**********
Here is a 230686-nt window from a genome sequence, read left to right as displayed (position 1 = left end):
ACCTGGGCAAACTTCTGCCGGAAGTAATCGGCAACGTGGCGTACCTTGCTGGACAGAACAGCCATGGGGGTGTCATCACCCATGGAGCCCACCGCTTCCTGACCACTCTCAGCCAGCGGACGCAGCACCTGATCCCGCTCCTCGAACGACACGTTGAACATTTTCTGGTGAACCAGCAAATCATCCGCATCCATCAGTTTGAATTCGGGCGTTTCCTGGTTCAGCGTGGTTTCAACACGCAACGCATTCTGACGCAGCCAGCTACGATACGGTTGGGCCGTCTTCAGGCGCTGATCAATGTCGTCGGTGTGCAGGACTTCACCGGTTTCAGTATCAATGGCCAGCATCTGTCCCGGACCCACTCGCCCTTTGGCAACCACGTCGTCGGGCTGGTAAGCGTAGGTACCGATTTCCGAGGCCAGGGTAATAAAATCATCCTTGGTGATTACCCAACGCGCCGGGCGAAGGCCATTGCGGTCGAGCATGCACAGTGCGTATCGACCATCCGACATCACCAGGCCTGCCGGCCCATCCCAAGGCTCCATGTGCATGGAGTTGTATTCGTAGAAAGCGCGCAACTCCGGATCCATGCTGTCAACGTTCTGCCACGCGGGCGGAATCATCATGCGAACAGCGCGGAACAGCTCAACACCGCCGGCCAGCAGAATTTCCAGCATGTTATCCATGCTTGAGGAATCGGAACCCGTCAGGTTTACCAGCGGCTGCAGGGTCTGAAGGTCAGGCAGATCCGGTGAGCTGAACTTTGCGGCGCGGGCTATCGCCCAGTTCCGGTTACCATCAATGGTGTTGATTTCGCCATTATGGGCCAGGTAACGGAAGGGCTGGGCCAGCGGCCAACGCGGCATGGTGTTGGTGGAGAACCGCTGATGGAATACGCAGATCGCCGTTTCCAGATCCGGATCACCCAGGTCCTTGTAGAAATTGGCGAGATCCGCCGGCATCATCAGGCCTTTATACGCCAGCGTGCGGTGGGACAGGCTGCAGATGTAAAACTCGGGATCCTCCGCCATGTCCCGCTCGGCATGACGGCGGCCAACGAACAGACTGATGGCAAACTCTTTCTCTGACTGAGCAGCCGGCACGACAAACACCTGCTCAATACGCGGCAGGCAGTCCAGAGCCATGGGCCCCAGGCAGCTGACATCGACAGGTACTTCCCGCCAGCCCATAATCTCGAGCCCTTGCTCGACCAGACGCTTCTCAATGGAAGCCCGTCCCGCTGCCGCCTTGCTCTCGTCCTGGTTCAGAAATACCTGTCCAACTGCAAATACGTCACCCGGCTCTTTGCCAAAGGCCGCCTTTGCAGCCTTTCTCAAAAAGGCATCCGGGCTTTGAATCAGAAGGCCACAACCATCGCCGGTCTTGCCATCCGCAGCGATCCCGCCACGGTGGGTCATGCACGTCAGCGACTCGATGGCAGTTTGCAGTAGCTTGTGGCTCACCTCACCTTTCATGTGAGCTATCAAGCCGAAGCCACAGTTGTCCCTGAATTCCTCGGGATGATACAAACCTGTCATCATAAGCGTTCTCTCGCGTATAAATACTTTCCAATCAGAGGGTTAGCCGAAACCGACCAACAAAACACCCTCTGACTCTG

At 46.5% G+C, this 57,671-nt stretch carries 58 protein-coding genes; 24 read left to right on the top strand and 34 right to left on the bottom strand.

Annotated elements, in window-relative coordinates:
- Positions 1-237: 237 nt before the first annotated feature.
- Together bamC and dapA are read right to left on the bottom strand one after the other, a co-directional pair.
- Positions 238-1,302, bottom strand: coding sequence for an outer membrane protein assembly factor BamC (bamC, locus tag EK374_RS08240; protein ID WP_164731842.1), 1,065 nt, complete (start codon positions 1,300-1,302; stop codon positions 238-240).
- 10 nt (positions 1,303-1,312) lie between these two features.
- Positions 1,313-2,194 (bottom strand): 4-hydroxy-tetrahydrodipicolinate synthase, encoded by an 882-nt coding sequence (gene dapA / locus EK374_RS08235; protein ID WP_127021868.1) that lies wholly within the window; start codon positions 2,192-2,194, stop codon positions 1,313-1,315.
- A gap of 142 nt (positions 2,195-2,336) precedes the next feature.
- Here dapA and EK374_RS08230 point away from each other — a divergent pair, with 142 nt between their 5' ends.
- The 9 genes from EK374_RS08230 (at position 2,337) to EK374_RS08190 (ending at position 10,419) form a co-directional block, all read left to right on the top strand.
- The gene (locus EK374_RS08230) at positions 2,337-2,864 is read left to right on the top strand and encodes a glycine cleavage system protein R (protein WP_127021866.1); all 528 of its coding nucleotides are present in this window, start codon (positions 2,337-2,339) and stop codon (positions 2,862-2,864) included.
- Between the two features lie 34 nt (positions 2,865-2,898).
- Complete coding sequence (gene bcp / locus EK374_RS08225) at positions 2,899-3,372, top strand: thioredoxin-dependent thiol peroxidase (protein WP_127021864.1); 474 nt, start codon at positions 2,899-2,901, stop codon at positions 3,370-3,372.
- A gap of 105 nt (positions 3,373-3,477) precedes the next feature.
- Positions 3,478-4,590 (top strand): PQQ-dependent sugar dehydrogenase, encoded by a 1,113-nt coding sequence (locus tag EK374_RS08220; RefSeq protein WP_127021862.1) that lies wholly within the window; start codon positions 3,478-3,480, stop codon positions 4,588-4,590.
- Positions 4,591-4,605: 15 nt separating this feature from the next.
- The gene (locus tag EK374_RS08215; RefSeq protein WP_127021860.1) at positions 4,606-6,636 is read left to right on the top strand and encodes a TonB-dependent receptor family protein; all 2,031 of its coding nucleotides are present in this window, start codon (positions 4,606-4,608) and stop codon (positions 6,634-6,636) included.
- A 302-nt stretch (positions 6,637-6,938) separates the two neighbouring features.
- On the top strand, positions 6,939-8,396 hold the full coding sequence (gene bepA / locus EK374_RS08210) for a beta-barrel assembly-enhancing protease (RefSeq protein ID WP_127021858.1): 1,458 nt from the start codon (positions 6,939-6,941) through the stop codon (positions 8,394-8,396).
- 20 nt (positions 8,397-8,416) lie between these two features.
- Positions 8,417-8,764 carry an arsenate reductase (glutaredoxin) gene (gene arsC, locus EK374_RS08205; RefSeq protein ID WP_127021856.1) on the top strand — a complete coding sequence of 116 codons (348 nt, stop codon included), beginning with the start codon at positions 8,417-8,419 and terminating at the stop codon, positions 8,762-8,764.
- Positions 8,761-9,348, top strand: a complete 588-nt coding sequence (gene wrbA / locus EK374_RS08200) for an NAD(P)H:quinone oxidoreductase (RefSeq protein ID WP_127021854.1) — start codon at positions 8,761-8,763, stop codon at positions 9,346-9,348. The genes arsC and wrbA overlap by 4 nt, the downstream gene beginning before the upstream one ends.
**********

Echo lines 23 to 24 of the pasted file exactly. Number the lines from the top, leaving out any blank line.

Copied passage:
- Positions 8,417-8,764 carry an arsenate reductase (glutaredoxin) gene (gene arsC, locus EK374_RS08205; RefSeq protein ID WP_127021856.1) on the top strand — a complete coding sequence of 116 codons (348 nt, stop codon included), beginning with the start codon at positions 8,417-8,419 and terminating at the stop codon, positions 8,762-8,764.
- Positions 8,761-9,348, top strand: a complete 588-nt coding sequence (gene wrbA / locus EK374_RS08200) for an NAD(P)H:quinone oxidoreductase (RefSeq protein ID WP_127021854.1) — start codon at positions 8,761-8,763, stop codon at positions 9,346-9,348. The genes arsC and wrbA overlap by 4 nt, the downstream gene beginning before the upstream one ends.